Stage Mother, Splinters & Making Queer Films
“It’s very rare that I’ve directed somebody else’s writing but the truth is that I tend to really enjoy reading screenplays, whether they’re great or imperfect, I love getting caught up in the stories. Writing is very very solitary, but when you’re directing you never have a moment to yourself. Two hundred people lined up with questions at all time, and then editing is such a close collaboration with a small group of people so doing a job from beginning to end on a movie is a great balance but if I had to choose one, I don’t know that I would.”-Thom Fitzgerald on writing versus directing a screenplay.
Stage Mother is the upcoming comedy-drama film directed by Thom Fitzgerald and starring Jacki Weaver, Lucy Liu, and Adrian Grenier. The story follows a conservative church choir director who inherits a drag club in San Francisco started by her deceased son, from whom she was estranged after he came out as gay. During the mom’s quest to love him posthumously, she gets to know him better through the remnants of his life including his friends and falls in love with him once again.
While Stage Mother is still in production, to be released later this year, another of his queer-at-heart films, Splinters debuts on CBC this fall after having already premiered at TIFF who, only two decades earlier, awarded Thom’s one of Thom’s most provocative and poetic films, The Hanging Garden with Best Canadian Feature Film. In a recent interview with Thom, we spoke about his latest works and the rewards and challenges of making queer films in today’s saturated market.
Helkio: Where were you and what were you doing when you first read the script for Stage Mother?
Fitzgerald: [laughs] I was on the A train in Manhattan, when I read the script. It’s about a brother who had lost his son and it spoke very directly to me because I was in New York because my own brother had just died.
Since reading the script, is there a favourite memory you can share from the production?
I flew down to New York to have lunch with Jacki Weaver, to meet her, and to see if we might like each other, and might like to work together, and lunch turned into dinner which turned into drinks, which turned into a rather glorious weekend of fun in New York getting to know each other.
Do you think it’s any easier now to be a queer filmmaker than it was when you started out, have things shifted if at all?
Well, I’m trying to quantify what’s changed really, it’s not easy to do. I feel like perhaps the films are a lot less niche. The audience for queer content seems to have grown a lot with Drag Race and so at the same time, generally speaking, audiences have splintered and have got more fractured with all the different platforms and streaming. I can’t say that I’ve noticed the budgets going up [laughs]. Being an independent filmmaker is always a challenge, and I don’t think that’s changed at all.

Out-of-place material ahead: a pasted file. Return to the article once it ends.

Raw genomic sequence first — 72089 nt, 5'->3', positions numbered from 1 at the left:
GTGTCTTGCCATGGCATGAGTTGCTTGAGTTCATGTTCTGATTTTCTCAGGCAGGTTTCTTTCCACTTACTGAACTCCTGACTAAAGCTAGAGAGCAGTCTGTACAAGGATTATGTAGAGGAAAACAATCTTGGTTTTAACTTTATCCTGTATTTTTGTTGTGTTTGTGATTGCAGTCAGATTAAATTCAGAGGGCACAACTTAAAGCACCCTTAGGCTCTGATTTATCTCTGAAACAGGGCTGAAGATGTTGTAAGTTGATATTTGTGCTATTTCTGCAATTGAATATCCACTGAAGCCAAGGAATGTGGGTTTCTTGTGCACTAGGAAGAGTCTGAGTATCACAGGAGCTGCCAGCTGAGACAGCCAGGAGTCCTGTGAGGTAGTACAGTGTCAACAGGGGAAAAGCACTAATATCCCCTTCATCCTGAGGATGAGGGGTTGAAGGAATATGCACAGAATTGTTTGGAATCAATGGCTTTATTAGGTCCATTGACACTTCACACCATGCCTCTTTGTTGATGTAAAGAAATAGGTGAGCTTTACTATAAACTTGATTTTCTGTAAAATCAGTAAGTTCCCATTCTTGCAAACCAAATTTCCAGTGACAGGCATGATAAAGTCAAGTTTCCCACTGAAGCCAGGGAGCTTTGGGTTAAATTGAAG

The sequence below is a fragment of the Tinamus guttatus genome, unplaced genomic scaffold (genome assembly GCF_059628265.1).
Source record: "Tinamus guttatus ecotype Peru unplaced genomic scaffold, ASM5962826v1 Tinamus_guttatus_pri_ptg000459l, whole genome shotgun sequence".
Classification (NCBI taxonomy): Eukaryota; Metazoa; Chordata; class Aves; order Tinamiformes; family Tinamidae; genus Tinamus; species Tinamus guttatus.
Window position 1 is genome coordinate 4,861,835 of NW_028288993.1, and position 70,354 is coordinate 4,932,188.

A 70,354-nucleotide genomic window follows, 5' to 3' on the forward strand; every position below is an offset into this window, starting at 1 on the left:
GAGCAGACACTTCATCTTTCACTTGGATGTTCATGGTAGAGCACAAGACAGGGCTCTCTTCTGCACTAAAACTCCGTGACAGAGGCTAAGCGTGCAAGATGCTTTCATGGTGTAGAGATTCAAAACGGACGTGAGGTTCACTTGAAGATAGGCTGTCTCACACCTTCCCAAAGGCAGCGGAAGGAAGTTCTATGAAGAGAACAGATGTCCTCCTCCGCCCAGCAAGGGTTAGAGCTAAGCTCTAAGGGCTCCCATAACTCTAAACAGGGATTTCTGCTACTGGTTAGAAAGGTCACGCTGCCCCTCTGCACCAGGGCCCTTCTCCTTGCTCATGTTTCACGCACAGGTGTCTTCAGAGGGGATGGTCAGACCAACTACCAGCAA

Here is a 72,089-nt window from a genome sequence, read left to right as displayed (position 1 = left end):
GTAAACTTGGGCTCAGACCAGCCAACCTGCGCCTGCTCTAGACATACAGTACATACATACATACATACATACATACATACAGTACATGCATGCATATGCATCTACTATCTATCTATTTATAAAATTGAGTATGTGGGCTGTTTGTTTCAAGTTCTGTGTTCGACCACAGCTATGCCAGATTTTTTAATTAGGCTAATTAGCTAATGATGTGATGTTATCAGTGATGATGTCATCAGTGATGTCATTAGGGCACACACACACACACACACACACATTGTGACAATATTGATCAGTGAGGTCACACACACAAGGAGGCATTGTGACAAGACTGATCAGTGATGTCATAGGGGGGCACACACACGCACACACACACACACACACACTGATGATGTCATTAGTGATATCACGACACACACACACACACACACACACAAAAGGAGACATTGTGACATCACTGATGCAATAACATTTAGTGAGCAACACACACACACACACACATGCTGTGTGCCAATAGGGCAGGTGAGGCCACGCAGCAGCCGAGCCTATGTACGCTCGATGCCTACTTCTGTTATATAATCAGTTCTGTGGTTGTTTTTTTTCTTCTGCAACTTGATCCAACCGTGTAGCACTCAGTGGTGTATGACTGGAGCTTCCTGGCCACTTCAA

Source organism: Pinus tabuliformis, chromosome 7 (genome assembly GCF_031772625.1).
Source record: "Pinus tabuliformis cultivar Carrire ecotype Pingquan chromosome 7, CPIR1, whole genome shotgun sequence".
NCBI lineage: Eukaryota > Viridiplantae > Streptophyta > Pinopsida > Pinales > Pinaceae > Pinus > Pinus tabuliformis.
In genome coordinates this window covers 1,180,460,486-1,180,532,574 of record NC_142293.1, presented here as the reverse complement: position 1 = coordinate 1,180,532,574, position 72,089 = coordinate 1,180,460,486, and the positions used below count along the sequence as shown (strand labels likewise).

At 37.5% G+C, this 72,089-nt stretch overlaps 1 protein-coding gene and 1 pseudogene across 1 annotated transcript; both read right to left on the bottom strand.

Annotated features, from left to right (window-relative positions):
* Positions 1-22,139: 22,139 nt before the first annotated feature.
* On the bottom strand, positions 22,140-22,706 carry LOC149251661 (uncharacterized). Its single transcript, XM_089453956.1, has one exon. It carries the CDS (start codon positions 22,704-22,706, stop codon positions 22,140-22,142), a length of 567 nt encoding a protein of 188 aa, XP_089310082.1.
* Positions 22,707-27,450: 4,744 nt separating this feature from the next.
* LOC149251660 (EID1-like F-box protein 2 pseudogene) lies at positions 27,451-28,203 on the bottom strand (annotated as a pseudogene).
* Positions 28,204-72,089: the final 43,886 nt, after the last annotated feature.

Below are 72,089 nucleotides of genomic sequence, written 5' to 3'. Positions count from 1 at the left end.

What do you think the biggest challenge is for queer filmmakers or is there one?
When I started, and became of age, and started making movies in the 90s, they were queer in nature, so my first feature The Hanging Garden, was not marketed as an LGBT film, but the protagonist was very much a gay man. So I’ve never lived another life or career. I’ve never felt it affected my choices or opportunities, really, but, … how would I know?! [laughs]. How would I know if people weren’t open to hiring LGBT people, so I feel that I’ve always been able to pursue the things that I personally interested in. If I was overlooked for other things I wouldn’t know.
As a gay film director, what do you know now that you wish you had known when you just started out?
I guess that’s sort of what my answer was more about the quirks about my personality than about sexuality. I would say that the art-form is very collaborative and to extend trust as much as you can because it requires a lot of help to make something as enormous as a movie. I was a bit of a shy retiring younger person, I stayed in Nova Scotia my whole adult life so, get out of the house more. [laughs] That’s what I would tell my younger self. Look, someone gave me very good advice which was “don’t believe it when they tell you you’re a genius, otherwise, you’ll have a hard time believing it when they tell you you’re stupid”. [laughs].
Do you see a difference working in Canada versus the United States. Obviously, there’s more work in the US, but why are you in L.A. now, is it just because of the film?
Yes, there’s a feedback screen of Stage Mother on Friday, and so we’re tweaking the edit to get ready for that and hopefully, we’ll box the picture the middle of the week after that feedback screening. And then we can move onto the sound. In this case, this is an American movie although mostly Canadians made and it feels more like a Halifax-California production. [laughs] I don’t have jobs in Canada or the US. Mostly I’m preoccupied with my own work so I don’t know to compare, I’m not really a director for hire, but I shouldn’t say that then no one will hire me. [laughs]
What was the last movie you watched and what was the last screenplay you read?
Mortal Engine, it was about the city of London becoming a predator on wheels, going around decimating small European towns, it was beautiful.
I’m presently reading Shandi Mitchell’s The Waiting Hours. It was just published by Penguin and I’m a big fan of Shandi. I also just read a screenplay called Gnaw about a giant killer beaver on the loose in the Nova Scotia forest. I had a good laugh reading it.
Originally published in AutumnPlay Magazine, 2019